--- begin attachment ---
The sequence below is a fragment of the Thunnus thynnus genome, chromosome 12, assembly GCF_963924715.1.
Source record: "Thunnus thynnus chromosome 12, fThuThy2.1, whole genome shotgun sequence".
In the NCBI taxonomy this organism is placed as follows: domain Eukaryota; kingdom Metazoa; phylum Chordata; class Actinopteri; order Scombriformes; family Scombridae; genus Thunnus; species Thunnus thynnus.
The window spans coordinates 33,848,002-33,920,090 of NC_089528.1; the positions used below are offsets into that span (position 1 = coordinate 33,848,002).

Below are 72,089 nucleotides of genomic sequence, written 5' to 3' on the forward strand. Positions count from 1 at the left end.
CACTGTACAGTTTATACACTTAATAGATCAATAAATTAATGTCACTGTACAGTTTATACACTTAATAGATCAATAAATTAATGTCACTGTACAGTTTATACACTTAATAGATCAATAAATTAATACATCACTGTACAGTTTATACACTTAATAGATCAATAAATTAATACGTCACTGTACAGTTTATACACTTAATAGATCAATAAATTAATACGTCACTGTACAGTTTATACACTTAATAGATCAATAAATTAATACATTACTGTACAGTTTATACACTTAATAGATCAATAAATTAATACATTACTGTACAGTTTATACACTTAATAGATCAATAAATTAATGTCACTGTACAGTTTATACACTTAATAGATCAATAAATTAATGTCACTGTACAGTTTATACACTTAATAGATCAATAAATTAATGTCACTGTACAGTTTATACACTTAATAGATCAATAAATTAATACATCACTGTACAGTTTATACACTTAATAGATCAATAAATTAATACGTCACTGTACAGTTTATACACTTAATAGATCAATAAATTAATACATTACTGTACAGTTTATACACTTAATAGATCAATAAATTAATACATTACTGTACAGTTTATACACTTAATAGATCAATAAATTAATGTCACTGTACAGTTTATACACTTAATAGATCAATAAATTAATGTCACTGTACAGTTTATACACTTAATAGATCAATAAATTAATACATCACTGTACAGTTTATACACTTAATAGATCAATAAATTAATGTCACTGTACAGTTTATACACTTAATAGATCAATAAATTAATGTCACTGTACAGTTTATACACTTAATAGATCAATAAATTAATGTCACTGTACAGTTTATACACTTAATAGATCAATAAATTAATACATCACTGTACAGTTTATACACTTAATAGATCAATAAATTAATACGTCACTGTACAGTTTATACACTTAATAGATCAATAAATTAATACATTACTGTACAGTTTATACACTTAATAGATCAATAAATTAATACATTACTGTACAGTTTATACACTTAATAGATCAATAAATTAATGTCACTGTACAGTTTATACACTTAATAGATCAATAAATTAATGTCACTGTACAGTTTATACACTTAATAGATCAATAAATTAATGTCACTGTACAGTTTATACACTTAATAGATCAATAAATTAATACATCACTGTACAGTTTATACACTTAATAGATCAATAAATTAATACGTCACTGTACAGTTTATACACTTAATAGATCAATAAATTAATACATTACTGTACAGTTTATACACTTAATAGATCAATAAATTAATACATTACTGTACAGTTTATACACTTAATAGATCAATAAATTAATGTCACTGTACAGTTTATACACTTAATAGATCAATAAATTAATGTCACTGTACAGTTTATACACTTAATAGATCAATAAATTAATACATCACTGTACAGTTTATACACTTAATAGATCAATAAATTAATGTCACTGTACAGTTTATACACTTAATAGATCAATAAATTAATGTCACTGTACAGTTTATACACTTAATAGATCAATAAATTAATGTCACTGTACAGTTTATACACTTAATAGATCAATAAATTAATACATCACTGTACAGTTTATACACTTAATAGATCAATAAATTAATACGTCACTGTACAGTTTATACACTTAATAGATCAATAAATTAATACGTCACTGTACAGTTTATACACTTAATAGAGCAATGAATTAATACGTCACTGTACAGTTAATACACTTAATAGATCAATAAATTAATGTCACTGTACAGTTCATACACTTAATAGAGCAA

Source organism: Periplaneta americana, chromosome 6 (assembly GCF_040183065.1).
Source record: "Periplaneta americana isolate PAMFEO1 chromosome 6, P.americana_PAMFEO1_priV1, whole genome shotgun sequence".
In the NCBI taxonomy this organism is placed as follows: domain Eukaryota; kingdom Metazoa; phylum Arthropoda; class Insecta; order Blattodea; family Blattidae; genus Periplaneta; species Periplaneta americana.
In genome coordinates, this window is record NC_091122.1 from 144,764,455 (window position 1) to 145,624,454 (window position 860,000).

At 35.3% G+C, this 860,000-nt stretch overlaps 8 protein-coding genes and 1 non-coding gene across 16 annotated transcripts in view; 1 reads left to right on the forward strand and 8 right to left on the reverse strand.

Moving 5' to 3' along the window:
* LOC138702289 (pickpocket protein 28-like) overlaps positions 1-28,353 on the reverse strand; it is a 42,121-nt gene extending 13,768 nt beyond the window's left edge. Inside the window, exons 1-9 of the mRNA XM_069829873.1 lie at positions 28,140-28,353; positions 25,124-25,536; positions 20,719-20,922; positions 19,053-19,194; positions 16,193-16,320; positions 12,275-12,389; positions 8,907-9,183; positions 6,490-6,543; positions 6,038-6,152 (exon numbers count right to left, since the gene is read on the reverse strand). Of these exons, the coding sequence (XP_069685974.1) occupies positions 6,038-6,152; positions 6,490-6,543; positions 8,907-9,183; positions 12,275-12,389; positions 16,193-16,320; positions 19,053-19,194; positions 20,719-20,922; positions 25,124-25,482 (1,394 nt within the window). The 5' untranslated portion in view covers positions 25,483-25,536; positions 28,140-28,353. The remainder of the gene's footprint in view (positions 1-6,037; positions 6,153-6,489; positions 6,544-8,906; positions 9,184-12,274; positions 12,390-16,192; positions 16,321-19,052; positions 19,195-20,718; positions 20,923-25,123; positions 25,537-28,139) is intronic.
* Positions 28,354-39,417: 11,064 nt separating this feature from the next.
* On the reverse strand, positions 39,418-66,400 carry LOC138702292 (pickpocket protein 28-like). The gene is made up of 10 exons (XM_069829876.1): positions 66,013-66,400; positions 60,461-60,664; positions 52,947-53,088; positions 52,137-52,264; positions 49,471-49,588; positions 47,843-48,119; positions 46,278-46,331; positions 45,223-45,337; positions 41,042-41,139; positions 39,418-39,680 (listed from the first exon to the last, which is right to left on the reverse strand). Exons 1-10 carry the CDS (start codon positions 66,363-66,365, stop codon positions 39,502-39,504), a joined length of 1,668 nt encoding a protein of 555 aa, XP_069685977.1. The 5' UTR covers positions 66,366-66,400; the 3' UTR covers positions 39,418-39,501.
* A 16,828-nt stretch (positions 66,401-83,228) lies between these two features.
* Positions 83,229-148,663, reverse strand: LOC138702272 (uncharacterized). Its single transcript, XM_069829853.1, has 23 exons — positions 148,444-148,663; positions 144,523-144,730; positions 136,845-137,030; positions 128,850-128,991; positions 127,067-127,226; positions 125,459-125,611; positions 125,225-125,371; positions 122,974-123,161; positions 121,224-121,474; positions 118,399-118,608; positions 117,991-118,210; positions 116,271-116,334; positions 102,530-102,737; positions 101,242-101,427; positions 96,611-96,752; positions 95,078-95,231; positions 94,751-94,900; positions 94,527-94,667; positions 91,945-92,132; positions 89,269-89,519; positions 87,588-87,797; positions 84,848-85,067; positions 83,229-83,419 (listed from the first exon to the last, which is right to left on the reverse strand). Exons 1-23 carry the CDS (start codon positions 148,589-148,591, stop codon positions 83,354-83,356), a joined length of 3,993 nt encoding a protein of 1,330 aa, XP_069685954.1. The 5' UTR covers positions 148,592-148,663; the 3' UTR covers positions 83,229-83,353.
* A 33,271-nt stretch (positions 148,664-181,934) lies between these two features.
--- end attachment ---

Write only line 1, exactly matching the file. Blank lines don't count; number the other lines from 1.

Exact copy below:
The sequence below is a fragment of the Thunnus thynnus genome, chromosome 12, assembly GCF_963924715.1.